It was a violation and left a lasting impression. It’s bad enough to have to manage your life as an epileptic, but, adding the stress of someone witnessing you in a vulnerable, intimate moment and abusing it, adds another complicated emotional layer. Before that experience, people had always been kind, and it never occurred to me that could be an issue.

Fortunately, it’s not in my nature to cower. Though it’s a shadow roaming around in the back of my head, the part of me that is feisty and determined is more powerful. The emotions are jumbled, but the determination to live life fully usually prevails.

I wasn’t going to break out the gray or purple ribbons for this tour: gray for brain tumor and purple for epilepsy, but I am now. My last trip it helped to educate people about brain tumors and epilepsy as well as connect with people who were experiencing it personally. I don’t proselytize– if someone asks about the ribbon, I’ll share my story. Interestingly, the people who ask about the ribbons almost always had someone in their life who were recently diagnosed with one or the other, and it felt good to help ease their fears and offer them support. It’s hard to understand how it impacts your life until you’re in the thick of it. It helps me see that although I’ll never be who I was BT (before tumor/brain injury), I can see the progress I’ve made.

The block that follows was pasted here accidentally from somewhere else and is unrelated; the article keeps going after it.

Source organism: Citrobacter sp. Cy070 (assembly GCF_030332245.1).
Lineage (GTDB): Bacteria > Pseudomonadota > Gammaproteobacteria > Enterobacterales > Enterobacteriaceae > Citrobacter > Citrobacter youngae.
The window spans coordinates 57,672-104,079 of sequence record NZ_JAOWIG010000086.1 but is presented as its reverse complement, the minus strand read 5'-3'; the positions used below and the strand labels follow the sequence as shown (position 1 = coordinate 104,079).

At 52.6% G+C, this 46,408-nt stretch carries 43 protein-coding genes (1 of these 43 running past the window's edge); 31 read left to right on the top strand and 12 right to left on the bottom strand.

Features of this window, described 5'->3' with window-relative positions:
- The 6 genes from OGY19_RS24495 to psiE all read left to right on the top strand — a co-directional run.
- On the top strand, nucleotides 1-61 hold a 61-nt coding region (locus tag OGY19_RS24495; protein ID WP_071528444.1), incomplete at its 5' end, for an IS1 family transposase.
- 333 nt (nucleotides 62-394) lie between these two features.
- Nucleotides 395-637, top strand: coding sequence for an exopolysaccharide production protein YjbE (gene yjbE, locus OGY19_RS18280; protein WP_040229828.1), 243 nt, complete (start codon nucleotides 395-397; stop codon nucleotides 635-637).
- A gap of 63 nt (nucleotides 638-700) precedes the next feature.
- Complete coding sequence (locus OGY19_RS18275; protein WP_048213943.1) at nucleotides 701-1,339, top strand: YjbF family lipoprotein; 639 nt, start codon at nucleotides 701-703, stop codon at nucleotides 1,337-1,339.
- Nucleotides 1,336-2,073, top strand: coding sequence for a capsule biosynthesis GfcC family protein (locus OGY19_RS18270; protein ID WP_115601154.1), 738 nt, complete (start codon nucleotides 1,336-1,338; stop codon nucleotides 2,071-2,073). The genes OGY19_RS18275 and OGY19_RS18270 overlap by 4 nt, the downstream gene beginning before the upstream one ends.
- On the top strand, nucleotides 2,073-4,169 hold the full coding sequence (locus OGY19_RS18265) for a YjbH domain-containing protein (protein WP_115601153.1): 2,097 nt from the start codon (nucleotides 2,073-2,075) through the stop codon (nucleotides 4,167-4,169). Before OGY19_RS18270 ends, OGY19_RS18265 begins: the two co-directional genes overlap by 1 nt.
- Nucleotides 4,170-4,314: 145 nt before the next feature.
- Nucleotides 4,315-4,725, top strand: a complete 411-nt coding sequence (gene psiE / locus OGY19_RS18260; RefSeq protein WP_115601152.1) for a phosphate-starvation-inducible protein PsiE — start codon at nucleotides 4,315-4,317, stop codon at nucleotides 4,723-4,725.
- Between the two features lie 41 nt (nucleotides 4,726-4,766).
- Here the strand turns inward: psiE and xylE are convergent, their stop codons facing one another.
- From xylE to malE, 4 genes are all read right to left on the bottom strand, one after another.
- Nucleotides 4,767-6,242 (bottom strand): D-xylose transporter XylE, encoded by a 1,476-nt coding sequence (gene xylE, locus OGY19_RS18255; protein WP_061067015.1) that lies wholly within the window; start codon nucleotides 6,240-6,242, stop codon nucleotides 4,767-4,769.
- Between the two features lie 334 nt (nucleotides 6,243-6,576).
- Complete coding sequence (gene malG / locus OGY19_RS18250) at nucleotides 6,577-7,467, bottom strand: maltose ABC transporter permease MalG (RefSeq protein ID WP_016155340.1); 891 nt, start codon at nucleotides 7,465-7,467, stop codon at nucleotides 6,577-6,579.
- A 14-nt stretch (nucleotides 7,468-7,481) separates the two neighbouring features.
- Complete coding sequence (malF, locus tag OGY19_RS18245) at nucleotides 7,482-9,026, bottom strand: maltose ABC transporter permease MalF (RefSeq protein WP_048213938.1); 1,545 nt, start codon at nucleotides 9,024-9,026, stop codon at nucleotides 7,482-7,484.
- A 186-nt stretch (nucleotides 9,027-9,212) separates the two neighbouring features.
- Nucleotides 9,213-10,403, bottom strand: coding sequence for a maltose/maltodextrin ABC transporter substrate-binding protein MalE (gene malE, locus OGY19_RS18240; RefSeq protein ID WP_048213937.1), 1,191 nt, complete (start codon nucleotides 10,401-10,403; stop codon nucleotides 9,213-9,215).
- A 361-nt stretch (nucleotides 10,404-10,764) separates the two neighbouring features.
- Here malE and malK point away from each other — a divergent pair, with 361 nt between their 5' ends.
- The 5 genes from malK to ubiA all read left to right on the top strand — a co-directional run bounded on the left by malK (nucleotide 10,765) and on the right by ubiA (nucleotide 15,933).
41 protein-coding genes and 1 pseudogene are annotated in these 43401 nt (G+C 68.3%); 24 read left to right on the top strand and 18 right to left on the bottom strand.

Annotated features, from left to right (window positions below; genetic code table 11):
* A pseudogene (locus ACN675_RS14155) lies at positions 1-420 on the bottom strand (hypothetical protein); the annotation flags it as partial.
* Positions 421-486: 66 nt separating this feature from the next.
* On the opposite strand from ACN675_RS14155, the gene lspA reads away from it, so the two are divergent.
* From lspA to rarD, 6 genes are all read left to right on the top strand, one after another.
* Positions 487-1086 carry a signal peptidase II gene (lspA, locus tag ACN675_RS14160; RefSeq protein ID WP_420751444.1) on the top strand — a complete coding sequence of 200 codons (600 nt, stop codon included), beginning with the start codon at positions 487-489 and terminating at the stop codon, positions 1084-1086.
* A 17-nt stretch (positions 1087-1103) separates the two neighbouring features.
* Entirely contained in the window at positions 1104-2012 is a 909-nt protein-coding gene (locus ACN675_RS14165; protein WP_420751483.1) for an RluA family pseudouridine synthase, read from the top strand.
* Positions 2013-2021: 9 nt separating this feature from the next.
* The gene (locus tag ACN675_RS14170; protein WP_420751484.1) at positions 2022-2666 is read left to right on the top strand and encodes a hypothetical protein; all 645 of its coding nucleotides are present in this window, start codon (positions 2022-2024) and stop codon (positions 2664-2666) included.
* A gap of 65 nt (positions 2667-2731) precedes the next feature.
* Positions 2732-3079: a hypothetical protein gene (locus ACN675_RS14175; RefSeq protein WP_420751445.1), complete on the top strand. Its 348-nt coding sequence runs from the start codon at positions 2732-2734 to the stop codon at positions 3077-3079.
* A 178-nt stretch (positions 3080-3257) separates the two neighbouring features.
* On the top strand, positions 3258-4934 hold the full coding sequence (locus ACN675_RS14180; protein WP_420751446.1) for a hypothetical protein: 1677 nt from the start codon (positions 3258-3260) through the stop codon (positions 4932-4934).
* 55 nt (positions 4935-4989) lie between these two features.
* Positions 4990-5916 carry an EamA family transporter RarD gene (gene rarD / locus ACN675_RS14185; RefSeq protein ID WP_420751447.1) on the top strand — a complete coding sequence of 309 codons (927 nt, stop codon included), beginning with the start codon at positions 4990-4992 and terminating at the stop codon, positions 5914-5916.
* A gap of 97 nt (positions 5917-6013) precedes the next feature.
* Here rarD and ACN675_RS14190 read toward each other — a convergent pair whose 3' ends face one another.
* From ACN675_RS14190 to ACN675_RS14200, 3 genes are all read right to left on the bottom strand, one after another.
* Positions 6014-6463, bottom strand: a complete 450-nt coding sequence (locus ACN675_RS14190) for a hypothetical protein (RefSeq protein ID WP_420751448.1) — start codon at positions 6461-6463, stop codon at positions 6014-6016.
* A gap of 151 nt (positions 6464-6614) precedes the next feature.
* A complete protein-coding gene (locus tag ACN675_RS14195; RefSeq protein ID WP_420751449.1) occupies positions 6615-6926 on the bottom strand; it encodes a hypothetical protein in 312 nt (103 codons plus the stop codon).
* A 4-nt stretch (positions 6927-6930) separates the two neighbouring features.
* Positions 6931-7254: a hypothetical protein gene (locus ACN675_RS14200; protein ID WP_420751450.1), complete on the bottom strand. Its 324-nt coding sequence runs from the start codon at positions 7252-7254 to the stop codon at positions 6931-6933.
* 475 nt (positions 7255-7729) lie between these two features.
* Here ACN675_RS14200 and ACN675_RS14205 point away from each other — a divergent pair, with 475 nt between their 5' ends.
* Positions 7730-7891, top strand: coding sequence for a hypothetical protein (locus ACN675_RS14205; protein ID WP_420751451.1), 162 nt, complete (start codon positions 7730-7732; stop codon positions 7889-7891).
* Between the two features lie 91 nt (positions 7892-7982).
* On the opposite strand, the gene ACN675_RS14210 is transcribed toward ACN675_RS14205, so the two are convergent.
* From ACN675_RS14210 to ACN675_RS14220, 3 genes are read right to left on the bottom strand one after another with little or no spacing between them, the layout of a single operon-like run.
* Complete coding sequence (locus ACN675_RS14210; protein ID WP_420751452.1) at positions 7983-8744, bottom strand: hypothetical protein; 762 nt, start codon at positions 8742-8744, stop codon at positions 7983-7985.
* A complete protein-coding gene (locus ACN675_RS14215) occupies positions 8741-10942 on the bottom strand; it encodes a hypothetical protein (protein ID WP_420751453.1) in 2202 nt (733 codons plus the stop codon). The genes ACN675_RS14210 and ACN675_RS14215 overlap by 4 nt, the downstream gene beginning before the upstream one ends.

Gray ribbon for brain tumors.

I’m excited and ready for the trip to begin. I’ll take time to make up some ribbons. Janet’s Roadtrek has returned from the shop and is ready to go. Everything, despite the obstacles, is coming together. Today we’ll pack and prep for tomorrow’s departure. Woohoo.

Mexico or Bust August 2016

Images from the Adventure Cycling PCR maps.